I was already attending Kinnison Elementary School in Jackson in 1964 when Kathryn Loxley arrived to teach one of the fourth-grade classes in the old schoolhouse which is now a ballfield. She had already taught for six years at West Milton, Ohio near Dayton, but she and her family had just relocated to Jackson County.
Kinnison was the largest elementary school in the district and there were two sessions of each grade. As it turned out, I was assigned to the other fourth-grade class, and while I recall having truly a very positive experience under the tutelage of teacher Dolly Lewis, I also regret that I did not have the opportunity to learn from and be around Kathryn Loxley for nine months.
Now, 53 years later, I can safely say this because over the years, Kathryn Loxley became one of the most revered, respected and loved educators in the Jackson City School District in modern history and has often been placed by many students in the "favorite teacher" category. Her teaching career in the district spanned 30 years until her retirement in 1993 and the "life lessons" she taught and her own example of living were just as important as the arithmetic, grammar and spelling which were in the curriculum.
Those kinds of pronouncements are now due because Mrs. Loxley died this past Sunday at the grand old age of 99. The loving comments and tributes from former students and others who were in her sphere have poured in during the past week. Indeed, she was a great lady whose genuine caring for others and whose Christian-based desire to make her little part of the world a better place, seemingly knew no bounds. Obviously, she was a very kind and generous person, but she also had an earthiness, an openness and a forthrightness which shone through and connected positively with students as well as adults.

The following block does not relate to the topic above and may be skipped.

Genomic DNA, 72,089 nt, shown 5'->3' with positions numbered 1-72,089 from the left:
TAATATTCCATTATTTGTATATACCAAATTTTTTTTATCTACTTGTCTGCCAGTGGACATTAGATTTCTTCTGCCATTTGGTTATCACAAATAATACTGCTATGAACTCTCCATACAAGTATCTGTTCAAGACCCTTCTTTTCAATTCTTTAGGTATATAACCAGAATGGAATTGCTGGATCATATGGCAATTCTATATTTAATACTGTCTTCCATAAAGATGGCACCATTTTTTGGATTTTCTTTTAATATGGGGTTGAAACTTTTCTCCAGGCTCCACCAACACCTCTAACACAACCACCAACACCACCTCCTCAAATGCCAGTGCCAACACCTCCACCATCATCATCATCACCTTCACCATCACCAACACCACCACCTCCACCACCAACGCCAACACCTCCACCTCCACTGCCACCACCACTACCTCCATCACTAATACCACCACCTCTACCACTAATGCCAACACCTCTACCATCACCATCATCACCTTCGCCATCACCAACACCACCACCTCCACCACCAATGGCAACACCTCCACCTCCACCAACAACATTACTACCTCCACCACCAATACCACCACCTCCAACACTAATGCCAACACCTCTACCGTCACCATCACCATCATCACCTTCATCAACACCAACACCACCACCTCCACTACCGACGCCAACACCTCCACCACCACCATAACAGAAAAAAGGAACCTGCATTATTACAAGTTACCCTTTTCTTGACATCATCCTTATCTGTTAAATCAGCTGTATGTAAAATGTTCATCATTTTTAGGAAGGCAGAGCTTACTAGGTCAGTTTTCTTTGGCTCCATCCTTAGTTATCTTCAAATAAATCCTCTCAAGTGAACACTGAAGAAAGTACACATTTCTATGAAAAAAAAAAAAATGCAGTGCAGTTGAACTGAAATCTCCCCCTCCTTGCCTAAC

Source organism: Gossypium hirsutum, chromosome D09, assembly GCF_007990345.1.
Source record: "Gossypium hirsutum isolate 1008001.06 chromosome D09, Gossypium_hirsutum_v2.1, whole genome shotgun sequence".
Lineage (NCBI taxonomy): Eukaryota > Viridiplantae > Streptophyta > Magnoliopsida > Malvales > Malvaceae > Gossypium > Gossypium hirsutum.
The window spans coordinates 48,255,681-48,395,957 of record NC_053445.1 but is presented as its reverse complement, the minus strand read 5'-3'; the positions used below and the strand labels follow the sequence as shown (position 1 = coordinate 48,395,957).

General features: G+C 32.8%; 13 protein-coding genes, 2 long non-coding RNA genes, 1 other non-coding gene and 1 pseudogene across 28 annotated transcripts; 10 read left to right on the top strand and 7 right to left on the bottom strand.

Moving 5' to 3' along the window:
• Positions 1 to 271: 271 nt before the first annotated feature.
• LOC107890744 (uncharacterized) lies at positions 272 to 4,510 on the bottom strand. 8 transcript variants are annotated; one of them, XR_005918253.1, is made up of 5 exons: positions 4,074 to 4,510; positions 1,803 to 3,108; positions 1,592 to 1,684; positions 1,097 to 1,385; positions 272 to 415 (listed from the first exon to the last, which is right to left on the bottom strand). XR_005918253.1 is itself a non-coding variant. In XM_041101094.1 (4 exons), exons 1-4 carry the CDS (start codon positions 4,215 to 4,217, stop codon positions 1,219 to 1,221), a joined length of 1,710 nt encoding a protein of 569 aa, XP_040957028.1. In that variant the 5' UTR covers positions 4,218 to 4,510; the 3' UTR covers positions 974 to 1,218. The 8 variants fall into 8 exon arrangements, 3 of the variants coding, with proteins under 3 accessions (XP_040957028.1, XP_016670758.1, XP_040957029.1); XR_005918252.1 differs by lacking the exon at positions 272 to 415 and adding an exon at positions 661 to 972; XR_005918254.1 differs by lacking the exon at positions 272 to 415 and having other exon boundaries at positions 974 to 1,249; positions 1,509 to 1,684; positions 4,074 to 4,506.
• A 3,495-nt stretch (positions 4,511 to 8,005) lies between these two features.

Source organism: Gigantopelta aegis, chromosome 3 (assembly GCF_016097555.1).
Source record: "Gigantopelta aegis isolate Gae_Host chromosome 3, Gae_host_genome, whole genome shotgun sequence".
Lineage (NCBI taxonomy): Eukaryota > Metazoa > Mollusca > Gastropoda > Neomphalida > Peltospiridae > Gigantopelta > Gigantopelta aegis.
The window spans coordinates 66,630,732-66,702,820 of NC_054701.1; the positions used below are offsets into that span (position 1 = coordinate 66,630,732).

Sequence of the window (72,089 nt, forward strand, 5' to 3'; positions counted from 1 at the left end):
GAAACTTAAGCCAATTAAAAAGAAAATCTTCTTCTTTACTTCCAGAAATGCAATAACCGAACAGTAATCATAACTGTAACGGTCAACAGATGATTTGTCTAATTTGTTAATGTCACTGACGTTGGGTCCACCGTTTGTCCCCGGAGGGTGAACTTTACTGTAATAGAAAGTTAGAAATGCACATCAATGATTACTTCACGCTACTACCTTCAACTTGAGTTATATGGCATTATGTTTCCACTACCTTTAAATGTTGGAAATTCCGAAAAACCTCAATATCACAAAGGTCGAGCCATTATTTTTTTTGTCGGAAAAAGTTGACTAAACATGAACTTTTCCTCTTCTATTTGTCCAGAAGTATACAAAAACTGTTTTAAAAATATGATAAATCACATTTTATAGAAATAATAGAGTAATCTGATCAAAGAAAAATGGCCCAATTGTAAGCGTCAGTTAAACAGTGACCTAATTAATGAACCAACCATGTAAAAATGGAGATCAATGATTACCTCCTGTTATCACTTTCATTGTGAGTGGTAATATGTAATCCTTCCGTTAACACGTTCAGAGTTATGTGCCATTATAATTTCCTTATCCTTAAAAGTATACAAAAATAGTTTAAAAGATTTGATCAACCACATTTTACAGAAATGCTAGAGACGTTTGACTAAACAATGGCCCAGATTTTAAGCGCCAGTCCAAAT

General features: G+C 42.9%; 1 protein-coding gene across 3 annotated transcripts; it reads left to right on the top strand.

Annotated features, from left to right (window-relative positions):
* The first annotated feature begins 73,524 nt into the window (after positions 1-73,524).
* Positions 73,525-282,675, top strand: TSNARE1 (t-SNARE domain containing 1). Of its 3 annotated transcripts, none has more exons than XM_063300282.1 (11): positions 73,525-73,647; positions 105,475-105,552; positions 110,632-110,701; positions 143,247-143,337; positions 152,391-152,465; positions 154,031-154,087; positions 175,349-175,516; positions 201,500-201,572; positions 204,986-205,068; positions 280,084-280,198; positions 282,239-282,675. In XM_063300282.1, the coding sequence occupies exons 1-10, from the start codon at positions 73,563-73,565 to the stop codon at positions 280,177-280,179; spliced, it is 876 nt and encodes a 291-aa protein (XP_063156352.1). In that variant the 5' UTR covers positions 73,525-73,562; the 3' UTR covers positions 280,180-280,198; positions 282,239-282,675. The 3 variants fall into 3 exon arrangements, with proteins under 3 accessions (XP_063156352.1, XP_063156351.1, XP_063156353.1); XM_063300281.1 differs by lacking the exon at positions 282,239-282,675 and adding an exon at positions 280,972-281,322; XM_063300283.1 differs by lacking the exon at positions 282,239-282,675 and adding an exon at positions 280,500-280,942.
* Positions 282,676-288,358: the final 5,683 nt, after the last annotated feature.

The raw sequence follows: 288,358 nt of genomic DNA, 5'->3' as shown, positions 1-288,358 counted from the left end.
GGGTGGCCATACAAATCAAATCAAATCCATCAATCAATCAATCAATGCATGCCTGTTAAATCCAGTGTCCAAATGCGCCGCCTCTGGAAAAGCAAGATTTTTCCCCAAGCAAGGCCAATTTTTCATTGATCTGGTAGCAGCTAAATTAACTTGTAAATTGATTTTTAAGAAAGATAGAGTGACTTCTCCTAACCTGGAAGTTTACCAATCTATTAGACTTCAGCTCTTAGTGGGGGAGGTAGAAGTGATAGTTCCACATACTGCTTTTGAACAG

One of the great things about Kathryn Loxley is that she did not confine her teaching to the nine months of the school year and the four walls of the classroom. One of her greatest contributions was the selfless and dedicated work she did at The Shire, the name she had for her family's rural property off State Route 788 between Jackson and Wellston.
Kathryn and her late husband, O.B., offered a summer program at The Shire for elementary students from 1965 to 1995. The focus of the summer program was academic in the morning hours, with the afternoons being spent swimming or fishing in the lake, and enjoying moments of fellowship at the end of each day. The Loxleys did this because they felt that too many children were missing out on learning about and experiencing the great outdoors. For the first decade of the project, the Loxleys assumed the entire cost of the summer camps and even personally provided transportation to some of the campers. The bottom line is that O.B. and Kathryn sacrificed their own time and money they could have used to take their own summer vacations. How many of us well-intentioned folk can say they would have done the same thing?
Kathryn's dedication to service did not end when she stepped away from the classroom and from The Shire. In 1993, the same year she retired from teaching, she became a licensed minister. She led the services at the Jackson Christian Church and the Mt. Nebo Church outside of Wellston. She also organized and ran the soup kitchen out of the Jackson Christian Church, with the aim of providing a free meal to those who most needed it.
In 2008, the Jackson Area Chamber of Commerce bestowed its Meritorious Service Award on Mrs. Loxley, an honor and recognition deeply deserved after a long lifetime of giving to others with no motivation for gain or recognition. While she certainly appreciated the award and many honors and accolades she received along the way, she no doubt valued most the children she taught and inspired and the less fortunate people she was able to help and support.
By her words -- and even more by her actions and example -- Kathryn Loxley was indeed a great teacher and a sterling role model for living. May her influence and lessons live on for another 99 years.